|photo by Alice Lum
In the 19th and early 20th centuries before electric refrigeration would change the lives of American housewives, ice men hauled dripping blocks of ice on their shoulders up the stairs of apartment buildings where they would be deposited in oaken ice boxes.If the lady of the house were lucky enough to have the luxury of an ice box.
The ice came from manufacturing plants dotted around the city, some of which doubled as refrigerated storage warehouses for perishable foods. Among the most successful of New York City’s score of such firms was the Merchants Refrigerating and Ice Manufacturing Company. By the turn of the century Merchants Refrigerating was prosperous enough to warrant larger, more modern buildings.
In 1905 architect William H. Bickmire was commissioned to design a straight-forward brick industrial building as headquarters and warehouse for the firm at 35-37 North Moore. He produced a handsome five-story structure in the Romanesque style at the tail end of its popularity. Rough-cut limestone lintels and sills spanned pairs of windows between the brick pilasters that rose to support three graceful arches resting on ambitious, elaborate terra cotta Corinthian capitals.
|photo by Alice Lum
The building stretched through the block where the façade was duplicated at 30-32 Beach Street (later to be renamed Ericsson Place).Most striking was the stone course that covered the entire width of the façade. In bold, carved sans serif letters the company’s name was emblazoned.
Nearly a century earlier the neighborhood was one of refined Federal houses surrounding St. Johns Park; one of the most exclusive residential areas of the city. But in 1867 Trinity Church sold the park for $1 million to the Hudson River Railroad who built a freight depot on the site. And there went the neighborhood.Within a matter of years the homes were gone and warehouses and factories, attracted by the convenience of the freight depot, replaced them. The Merchants Refrigerating & Ice Manufacturing Company was one of them.
In September 1905, the year the building was completed, an ammonia tank exploded filling the structure with lethal gas. Firefighter James Calvery of Truck Company 8 was overcome and pulled nearly dead from the building by his fellow firemen. Because the fumes were too strong to allow anyone to repair the tank, firefighters ordered the engineer in charge to turn off the flow of ammonia.The engineer refused, saying that there were thousands of dollars worth of perishable foods in the warehouse which would be ruined. Police shrugged their shoulders saying there was nothing they could do.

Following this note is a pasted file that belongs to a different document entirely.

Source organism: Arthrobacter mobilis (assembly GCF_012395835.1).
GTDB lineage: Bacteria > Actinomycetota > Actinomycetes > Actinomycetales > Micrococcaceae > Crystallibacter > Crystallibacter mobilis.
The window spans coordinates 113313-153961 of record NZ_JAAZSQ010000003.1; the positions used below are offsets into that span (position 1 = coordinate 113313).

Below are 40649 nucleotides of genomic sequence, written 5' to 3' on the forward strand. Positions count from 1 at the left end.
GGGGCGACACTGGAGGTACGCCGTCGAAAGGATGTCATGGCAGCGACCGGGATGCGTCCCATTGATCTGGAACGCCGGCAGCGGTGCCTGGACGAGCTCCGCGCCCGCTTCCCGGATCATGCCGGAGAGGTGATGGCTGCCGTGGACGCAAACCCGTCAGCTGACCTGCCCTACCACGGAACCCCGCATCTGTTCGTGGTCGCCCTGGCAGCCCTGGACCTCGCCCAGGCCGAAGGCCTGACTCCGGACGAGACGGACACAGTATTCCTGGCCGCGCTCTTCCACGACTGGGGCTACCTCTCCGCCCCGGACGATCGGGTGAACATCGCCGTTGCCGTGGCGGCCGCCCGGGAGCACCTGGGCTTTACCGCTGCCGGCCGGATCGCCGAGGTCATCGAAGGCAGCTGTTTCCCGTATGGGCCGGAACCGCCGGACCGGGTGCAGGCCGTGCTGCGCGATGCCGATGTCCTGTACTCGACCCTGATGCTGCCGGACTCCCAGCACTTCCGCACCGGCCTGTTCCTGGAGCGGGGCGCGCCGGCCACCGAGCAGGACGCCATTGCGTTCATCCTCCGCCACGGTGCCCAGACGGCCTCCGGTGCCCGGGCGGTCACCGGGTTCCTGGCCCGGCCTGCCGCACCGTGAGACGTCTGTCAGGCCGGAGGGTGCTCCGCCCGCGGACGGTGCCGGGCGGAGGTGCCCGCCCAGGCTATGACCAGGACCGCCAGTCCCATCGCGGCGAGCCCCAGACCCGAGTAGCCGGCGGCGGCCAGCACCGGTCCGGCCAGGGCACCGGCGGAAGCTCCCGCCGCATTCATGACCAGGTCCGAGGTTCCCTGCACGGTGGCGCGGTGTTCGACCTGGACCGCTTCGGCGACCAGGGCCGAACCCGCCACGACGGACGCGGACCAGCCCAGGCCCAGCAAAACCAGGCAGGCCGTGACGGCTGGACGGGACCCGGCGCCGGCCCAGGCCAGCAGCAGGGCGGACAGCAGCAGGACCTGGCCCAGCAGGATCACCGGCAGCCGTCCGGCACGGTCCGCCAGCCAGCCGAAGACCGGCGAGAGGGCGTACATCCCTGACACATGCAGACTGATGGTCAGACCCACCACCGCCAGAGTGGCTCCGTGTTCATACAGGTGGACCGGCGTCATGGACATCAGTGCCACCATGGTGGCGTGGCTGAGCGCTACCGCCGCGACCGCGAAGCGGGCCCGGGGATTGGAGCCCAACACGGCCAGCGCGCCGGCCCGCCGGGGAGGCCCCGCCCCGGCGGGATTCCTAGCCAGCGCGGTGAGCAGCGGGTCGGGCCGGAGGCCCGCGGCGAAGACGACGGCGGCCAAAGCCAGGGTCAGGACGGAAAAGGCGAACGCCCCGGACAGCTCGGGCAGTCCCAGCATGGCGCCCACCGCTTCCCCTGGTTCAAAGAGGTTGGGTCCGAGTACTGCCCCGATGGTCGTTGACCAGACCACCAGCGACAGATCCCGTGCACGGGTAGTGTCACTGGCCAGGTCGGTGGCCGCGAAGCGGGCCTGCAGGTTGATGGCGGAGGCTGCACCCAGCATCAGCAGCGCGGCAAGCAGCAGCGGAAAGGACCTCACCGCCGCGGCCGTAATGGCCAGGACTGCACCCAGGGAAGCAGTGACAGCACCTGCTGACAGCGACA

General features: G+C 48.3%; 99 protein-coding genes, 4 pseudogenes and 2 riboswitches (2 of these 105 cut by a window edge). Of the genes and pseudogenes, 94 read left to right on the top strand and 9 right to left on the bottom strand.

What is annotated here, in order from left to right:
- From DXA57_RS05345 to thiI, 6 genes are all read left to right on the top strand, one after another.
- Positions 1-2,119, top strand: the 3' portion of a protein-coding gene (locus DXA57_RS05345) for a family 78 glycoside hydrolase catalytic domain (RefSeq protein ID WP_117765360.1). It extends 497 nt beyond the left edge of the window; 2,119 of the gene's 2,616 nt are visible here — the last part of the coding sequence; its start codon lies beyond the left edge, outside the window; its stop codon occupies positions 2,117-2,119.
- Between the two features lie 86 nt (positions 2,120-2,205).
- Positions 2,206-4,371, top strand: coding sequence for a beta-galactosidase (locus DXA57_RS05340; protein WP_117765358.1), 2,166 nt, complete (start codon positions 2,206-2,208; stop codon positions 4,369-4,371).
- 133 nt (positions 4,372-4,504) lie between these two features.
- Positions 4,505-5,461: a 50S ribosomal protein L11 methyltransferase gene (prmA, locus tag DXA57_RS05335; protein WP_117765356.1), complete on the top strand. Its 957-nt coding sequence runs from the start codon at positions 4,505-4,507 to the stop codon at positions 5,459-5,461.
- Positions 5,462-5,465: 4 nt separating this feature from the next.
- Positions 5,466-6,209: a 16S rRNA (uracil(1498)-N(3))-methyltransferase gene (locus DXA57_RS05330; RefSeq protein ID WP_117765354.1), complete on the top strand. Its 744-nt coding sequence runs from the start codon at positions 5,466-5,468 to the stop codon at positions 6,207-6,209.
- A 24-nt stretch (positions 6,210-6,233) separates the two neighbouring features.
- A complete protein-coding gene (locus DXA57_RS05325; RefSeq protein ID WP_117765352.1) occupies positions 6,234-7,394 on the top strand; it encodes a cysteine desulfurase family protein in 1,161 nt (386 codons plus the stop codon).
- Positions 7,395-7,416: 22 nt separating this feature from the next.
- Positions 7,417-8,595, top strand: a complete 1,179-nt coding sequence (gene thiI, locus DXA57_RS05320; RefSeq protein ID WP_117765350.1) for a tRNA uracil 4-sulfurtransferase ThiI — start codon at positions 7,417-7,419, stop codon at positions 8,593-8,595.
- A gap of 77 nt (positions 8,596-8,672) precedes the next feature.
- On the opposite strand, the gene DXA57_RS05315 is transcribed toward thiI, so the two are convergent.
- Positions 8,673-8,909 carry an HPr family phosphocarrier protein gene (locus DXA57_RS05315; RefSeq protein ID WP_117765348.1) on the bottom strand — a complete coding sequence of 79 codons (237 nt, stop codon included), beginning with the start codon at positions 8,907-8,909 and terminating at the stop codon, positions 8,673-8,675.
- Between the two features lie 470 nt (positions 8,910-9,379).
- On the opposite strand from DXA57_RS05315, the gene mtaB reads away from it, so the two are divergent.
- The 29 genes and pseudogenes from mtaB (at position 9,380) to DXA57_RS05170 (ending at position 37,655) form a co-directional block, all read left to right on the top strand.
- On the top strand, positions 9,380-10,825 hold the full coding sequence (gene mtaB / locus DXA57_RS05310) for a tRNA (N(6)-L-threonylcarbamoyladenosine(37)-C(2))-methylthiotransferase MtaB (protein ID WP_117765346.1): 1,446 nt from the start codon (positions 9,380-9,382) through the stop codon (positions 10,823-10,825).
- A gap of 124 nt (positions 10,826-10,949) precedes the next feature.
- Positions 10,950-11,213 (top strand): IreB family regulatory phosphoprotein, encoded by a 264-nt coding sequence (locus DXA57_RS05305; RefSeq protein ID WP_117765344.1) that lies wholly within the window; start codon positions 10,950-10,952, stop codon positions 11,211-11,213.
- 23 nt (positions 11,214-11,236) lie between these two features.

Eventually the gases were pumped out of the building and the break repaired.By 1918 the firm had obtained the United States Army contract for perishable provisions for the World War I soldiers. A new massive 11-story refrigerated warehouse near the Hudson River between 16th and 17th Street was constructed to handle the gargantuan quantities of food.
By the time the Great Depression hit New York, Merchants Refrigerating had abandoned 35-37 North Moore for offices on Varick Street. Throughout the next few decades the building experienced a decline as did most of the aging structures in the area.
However as the Tribeca neighborhood was discovered by trendy restaurants and galleries in the 1980s, new hope arrived for the now-decrepit building.
|By the 1990s, the building was not faring too well. -- Photo by Walter Grutchfield
In 1995 New York Magazine reported on the renaissance. “Then there are the former warehouses at 31-37 North Moore Street in TriBeCa,” it said “where loft apartments will be sold as condominiums for $700,000 to $1.9 million. It’s very close to the entrance to the Holland Tunnel, but the neighborhood is home to David Letterman (when he sleeps in town), Bette Midler and John F. Kennedy Jr.”Restoration architect Joseph Pell Lombardi was called in to do the renovation in 1998. Called “The Merchants House” the make-over joined four warehouses from 31 through 37 North Moore, resulting in 23 loft residences. New York Magazine’s property value estimates fell a little short when, within a few years of completion, apartments were selling for over $4 million.
The sturdy warehouse with matching facades on two streets is a refreshing example of the trend in Manhattan of recycling vintage structures.